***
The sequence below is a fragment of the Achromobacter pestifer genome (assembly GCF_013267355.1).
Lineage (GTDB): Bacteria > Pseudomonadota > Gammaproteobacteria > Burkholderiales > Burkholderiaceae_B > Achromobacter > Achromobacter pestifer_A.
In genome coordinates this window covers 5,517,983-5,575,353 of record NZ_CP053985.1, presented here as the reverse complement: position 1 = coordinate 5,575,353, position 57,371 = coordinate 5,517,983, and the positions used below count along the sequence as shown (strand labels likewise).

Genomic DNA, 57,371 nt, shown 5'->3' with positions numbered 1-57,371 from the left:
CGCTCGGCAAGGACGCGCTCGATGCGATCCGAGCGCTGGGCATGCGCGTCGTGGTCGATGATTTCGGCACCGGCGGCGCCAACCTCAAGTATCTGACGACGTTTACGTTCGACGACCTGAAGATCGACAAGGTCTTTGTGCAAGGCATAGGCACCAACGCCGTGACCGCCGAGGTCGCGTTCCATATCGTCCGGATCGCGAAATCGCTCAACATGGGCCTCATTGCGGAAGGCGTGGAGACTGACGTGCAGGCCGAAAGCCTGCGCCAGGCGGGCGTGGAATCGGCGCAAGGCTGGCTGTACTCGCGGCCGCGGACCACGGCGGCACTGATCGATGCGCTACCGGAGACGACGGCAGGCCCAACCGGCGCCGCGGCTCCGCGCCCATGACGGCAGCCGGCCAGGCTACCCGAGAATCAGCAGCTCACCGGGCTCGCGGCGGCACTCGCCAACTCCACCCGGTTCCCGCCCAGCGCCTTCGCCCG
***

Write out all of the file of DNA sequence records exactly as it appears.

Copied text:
The sequence below is a fragment of the Achromobacter pestifer genome (assembly GCF_013267355.1).
Lineage (GTDB): Bacteria > Pseudomonadota > Gammaproteobacteria > Burkholderiales > Burkholderiaceae_B > Achromobacter > Achromobacter pestifer_A.
In genome coordinates this window covers 5,517,983-5,575,353 of record NZ_CP053985.1, presented here as the reverse complement: position 1 = coordinate 5,575,353, position 57,371 = coordinate 5,517,983, and the positions used below count along the sequence as shown (strand labels likewise).

Genomic DNA, 57,371 nt, shown 5'->3' with positions numbered 1-57,371 from the left:
CGCTCGGCAAGGACGCGCTCGATGCGATCCGAGCGCTGGGCATGCGCGTCGTGGTCGATGATTTCGGCACCGGCGGCGCCAACCTCAAGTATCTGACGACGTTTACGTTCGACGACCTGAAGATCGACAAGGTCTTTGTGCAAGGCATAGGCACCAACGCCGTGACCGCCGAGGTCGCGTTCCATATCGTCCGGATCGCGAAATCGCTCAACATGGGCCTCATTGCGGAAGGCGTGGAGACTGACGTGCAGGCCGAAAGCCTGCGCCAGGCGGGCGTGGAATCGGCGCAAGGCTGGCTGTACTCGCGGCCGCGGACCACGGCGGCACTGATCGATGCGCTACCGGAGACGACGGCAGGCCCAACCGGCGCCGCGGCTCCGCGCCCATGACGGCAGCCGGCCAGGCTACCCGAGAATCAGCAGCTCACCGGGCTCGCGGCGGCACTCGCCAACTCCACCCGGTTCCCGCCCAGCGCCTTCGCCCG